The stipes adjourned a race-day inquiry after labelling McDonald’s effort “half-hearted” during a 25-minute grilling. The jockey said he felt Joe Pride’s well-supported $2.90 favourite was struggling in the heavy ground before the turn.
McDonald refuted claims his ride lacked purpose and vigour, telling stewards: “I was trying my best”.
Threeood eventually beat just one runner home, but only a little more than three lengths behind winner Stella Sea Sun.
It will be the second high-profile running and handling inquiry in Sydney in less than a year. Sam Clipperton had his spring carnival thrown into disarray in 2019 when he was banned for a month.
The rider opted to take an extended break from the sport before returning earlier this year.
McDonald’s mounts have raked in more than $13 million in prizemoney from Sydney races this season and his march to another premiership was considered a formality over the remaining six weeks.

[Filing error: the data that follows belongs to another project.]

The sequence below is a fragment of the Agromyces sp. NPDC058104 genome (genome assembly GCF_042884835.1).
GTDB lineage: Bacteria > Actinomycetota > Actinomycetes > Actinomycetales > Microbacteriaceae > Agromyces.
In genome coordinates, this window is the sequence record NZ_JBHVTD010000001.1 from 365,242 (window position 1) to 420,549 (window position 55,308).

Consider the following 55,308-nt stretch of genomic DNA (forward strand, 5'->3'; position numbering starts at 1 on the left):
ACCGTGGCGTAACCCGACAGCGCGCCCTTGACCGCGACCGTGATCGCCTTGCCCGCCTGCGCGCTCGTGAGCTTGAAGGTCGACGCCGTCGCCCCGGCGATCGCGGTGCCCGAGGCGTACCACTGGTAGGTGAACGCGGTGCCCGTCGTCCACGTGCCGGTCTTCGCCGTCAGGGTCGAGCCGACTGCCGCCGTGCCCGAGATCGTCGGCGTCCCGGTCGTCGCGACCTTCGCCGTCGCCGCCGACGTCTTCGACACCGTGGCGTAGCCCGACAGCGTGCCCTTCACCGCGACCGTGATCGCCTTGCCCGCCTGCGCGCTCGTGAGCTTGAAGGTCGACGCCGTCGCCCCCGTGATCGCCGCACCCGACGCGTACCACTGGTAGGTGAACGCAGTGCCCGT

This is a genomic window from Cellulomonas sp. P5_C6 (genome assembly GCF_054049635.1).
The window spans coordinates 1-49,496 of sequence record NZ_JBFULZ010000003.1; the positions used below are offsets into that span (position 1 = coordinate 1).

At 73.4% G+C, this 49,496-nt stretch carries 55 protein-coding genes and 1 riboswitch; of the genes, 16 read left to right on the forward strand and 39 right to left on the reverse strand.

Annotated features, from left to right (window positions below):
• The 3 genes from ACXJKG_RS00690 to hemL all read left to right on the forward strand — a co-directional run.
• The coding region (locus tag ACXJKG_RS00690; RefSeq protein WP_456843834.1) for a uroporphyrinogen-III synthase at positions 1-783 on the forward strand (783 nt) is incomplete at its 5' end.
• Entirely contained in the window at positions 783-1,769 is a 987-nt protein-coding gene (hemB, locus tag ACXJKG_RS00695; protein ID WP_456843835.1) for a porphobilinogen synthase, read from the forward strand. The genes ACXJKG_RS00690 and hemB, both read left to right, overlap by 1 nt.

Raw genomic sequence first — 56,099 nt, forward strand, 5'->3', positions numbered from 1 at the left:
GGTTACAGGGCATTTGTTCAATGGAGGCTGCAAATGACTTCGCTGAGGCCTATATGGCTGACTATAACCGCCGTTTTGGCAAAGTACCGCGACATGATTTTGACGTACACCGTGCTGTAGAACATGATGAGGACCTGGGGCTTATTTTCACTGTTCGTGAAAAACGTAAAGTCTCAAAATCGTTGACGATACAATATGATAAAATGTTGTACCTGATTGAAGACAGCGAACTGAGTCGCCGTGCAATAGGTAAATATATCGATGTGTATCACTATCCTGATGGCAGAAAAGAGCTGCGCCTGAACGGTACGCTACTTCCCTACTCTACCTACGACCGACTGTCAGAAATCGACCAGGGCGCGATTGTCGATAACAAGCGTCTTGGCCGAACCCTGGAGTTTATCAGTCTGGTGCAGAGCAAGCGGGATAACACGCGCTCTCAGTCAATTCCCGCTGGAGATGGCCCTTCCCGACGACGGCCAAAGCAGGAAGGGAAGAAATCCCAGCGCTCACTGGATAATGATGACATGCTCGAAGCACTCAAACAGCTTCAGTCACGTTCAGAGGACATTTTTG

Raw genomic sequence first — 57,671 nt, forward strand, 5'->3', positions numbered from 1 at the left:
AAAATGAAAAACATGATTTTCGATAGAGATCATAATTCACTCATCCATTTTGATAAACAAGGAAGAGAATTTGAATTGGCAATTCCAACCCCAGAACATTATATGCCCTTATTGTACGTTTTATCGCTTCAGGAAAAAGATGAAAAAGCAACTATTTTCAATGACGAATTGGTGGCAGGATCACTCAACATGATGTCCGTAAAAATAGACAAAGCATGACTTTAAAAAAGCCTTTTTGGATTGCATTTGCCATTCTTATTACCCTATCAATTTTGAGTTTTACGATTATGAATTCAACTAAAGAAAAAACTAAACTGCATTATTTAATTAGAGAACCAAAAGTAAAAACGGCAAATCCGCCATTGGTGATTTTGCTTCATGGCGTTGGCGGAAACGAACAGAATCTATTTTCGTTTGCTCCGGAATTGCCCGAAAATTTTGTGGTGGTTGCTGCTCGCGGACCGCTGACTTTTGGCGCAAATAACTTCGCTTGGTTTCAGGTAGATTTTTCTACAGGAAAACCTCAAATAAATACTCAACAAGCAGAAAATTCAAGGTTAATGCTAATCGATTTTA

He needs just four winners to reach the century on metropolitan tracks in 2019-20.
Any suspension would provide a glimmer of hope for Rawiller, who has the same amount of rides as McDonald (six) at Canterbury on Wednesday.
Meanwhile, the state’s most prolific rider this season, Blaike McDougall, is facing an early end to his season after being banned for six weeks for lying over possession of unauthorised riding boots at Hawkesbury on Tuesday.
McDougall, who has ridden a state best 121.5 winners this season, was questioned over using unapproved riding boots to weigh out with at the meeting.
Stewards claim McDougall twice denied owning a pair of such boots until they were found in the riders’ room and he admitted to possessing them.
Adam Pengilly is a Sports reporter for The Sydney Morning Herald.
Racing writer for The Sydney Morning Herald